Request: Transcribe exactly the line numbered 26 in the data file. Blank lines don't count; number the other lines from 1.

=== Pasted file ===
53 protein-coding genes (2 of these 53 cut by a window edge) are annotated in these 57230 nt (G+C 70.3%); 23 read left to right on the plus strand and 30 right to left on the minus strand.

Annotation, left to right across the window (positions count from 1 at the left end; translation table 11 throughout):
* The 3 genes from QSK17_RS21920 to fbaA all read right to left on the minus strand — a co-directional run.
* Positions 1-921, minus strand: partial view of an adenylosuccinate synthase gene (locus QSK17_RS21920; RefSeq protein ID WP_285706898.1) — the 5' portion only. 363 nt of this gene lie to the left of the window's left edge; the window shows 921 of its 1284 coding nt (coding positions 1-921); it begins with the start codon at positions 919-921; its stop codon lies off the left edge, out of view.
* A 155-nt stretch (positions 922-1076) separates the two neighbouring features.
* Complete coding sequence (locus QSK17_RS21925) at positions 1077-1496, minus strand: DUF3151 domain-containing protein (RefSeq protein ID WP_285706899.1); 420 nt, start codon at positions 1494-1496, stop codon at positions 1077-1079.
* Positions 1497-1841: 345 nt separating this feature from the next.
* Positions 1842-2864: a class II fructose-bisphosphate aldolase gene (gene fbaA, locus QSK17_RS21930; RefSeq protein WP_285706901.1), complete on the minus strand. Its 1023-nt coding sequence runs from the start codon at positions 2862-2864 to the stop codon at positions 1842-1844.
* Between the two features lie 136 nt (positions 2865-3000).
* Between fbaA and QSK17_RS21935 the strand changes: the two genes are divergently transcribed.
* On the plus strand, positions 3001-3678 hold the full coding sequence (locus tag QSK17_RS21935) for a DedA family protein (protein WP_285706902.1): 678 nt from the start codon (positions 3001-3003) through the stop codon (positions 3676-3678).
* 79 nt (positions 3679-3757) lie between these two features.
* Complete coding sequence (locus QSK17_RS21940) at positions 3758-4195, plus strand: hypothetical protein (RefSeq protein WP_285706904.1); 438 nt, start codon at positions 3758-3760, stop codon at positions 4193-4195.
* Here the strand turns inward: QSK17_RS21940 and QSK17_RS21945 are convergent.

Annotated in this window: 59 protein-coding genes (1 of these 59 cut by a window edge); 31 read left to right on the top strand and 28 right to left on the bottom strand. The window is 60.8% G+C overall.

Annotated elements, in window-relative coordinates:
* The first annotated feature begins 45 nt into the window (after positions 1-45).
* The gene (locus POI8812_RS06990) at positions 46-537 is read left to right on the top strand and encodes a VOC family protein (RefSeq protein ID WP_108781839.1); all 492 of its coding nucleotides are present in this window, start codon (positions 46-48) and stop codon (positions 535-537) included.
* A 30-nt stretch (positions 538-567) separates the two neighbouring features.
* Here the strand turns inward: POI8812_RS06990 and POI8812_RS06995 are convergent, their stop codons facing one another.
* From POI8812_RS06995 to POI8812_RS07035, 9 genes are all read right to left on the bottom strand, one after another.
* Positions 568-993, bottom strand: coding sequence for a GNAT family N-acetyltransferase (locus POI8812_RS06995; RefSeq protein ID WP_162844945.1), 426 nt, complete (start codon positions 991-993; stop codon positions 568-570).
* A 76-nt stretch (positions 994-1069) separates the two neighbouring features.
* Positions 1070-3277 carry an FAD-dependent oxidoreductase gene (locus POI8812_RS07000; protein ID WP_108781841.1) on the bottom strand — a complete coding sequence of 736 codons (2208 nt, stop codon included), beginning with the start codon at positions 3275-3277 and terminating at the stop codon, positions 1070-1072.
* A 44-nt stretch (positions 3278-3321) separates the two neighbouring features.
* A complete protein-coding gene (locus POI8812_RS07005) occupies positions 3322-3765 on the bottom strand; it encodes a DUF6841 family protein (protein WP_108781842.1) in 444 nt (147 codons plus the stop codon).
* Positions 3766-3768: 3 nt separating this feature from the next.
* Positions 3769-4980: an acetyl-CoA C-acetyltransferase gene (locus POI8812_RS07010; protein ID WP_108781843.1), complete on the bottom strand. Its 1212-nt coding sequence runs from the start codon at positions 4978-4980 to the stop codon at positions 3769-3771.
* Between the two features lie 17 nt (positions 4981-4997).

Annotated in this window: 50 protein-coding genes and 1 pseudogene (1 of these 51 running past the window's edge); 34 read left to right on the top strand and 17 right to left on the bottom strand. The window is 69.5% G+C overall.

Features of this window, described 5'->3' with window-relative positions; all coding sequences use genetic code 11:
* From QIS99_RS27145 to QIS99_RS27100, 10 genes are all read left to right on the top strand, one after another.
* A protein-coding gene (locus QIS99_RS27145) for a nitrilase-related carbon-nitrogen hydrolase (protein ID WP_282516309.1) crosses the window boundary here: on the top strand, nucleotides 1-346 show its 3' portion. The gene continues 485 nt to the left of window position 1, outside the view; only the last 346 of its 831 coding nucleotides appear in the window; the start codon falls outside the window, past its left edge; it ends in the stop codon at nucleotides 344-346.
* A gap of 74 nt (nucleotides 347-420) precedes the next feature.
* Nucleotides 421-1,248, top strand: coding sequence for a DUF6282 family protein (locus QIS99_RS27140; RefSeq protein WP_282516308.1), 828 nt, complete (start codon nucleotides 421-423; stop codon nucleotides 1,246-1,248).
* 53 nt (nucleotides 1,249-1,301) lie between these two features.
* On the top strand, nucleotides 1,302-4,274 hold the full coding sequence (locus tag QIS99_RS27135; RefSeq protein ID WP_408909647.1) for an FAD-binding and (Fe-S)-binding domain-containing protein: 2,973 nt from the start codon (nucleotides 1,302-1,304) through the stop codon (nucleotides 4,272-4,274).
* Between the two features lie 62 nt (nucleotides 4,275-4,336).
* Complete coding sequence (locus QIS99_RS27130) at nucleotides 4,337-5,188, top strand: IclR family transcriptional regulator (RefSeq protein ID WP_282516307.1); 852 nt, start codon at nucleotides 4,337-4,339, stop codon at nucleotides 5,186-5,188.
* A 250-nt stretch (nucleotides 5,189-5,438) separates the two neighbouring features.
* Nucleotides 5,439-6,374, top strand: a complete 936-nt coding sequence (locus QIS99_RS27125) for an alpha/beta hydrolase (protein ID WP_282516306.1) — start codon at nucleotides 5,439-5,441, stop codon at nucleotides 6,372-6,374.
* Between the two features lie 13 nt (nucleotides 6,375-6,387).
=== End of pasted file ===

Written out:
* A complete protein-coding gene (locus POI8812_RS07005) occupies positions 3322-3765 on the bottom strand; it encodes a DUF6841 family protein (protein WP_108781842.1) in 444 nt (147 codons plus the stop codon).